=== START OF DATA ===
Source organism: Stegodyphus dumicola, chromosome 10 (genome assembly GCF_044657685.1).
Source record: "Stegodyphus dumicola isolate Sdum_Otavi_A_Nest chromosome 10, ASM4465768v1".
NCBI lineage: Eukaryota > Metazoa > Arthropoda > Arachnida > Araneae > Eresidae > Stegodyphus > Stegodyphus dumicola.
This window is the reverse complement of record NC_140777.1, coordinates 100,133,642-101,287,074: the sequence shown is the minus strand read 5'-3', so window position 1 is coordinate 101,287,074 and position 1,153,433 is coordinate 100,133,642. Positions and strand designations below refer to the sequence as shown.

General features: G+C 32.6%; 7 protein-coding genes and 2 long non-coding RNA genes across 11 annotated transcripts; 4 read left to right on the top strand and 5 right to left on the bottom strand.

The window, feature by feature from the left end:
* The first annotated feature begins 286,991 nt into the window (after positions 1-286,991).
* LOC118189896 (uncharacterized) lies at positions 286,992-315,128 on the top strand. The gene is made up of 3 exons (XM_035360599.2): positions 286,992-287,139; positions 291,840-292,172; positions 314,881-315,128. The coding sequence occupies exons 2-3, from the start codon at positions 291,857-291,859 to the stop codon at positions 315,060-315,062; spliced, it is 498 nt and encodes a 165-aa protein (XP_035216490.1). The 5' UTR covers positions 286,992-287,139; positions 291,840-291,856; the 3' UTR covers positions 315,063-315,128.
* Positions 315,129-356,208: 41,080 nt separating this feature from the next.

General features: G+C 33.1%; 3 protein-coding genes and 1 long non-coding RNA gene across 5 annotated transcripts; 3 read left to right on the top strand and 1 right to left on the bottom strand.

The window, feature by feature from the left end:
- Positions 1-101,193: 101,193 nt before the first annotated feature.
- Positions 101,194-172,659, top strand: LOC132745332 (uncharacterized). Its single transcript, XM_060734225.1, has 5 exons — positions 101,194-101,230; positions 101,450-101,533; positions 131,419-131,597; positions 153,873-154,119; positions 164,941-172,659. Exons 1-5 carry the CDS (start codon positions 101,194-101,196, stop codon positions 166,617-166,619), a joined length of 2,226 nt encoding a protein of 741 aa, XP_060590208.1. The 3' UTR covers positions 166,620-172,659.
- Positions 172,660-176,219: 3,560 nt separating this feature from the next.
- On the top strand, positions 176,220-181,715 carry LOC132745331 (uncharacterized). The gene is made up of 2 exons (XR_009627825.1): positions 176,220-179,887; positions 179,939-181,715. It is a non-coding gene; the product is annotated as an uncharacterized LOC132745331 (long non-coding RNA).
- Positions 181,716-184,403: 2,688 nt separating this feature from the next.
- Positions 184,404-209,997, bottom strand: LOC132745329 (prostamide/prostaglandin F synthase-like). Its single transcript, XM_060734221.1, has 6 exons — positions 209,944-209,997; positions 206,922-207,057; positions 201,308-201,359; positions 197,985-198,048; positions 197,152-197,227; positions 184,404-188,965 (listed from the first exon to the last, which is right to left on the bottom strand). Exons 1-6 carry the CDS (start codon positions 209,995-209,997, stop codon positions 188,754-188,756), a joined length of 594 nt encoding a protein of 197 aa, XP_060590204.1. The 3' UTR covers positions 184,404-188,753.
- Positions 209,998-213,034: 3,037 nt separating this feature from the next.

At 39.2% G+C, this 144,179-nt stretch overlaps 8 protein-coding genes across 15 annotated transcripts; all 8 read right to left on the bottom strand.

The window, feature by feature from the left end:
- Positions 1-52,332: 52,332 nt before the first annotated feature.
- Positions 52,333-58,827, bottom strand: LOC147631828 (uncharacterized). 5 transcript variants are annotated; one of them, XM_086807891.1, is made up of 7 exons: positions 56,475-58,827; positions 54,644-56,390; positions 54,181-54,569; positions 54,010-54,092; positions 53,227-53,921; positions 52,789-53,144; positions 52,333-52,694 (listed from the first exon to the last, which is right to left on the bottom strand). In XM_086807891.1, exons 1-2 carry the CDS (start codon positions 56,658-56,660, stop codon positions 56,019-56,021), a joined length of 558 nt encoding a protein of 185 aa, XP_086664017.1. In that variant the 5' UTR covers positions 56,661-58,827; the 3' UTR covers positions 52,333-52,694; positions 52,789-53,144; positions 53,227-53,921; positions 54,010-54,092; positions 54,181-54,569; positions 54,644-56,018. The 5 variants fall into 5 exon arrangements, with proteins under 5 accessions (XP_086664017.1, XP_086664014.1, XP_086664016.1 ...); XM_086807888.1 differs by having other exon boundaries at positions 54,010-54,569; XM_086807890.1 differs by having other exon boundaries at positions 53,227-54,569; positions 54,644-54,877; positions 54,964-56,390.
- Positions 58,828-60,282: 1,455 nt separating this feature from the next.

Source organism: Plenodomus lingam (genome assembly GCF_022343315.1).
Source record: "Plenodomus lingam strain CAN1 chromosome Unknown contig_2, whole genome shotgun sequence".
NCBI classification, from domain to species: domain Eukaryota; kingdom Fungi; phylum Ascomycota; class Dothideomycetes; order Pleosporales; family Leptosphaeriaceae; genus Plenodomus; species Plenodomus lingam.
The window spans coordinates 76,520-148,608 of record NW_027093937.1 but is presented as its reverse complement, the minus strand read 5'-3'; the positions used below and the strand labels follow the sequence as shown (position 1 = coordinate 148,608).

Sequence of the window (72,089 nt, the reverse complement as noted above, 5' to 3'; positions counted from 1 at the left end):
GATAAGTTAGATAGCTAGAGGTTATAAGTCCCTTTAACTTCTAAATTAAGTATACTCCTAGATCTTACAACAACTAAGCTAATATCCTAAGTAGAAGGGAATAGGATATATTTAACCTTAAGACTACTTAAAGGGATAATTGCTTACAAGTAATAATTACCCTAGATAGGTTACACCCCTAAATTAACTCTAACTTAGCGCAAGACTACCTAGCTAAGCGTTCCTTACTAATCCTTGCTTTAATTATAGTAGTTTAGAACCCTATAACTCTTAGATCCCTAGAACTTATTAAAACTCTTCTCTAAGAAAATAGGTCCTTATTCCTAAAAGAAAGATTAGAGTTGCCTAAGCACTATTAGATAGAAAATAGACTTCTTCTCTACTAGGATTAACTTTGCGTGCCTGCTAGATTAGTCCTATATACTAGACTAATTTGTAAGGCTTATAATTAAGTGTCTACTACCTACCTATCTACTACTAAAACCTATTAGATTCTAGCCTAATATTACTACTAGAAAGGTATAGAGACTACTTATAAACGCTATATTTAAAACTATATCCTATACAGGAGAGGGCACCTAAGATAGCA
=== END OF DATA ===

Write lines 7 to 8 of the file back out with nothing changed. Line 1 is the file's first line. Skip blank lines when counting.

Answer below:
* The first annotated feature begins 286,991 nt into the window (after positions 1-286,991).
* LOC118189896 (uncharacterized) lies at positions 286,992-315,128 on the top strand. The gene is made up of 3 exons (XM_035360599.2): positions 286,992-287,139; positions 291,840-292,172; positions 314,881-315,128. The coding sequence occupies exons 2-3, from the start codon at positions 291,857-291,859 to the stop codon at positions 315,060-315,062; spliced, it is 498 nt and encodes a 165-aa protein (XP_035216490.1). The 5' UTR covers positions 286,992-287,139; positions 291,840-291,856; the 3' UTR covers positions 315,063-315,128.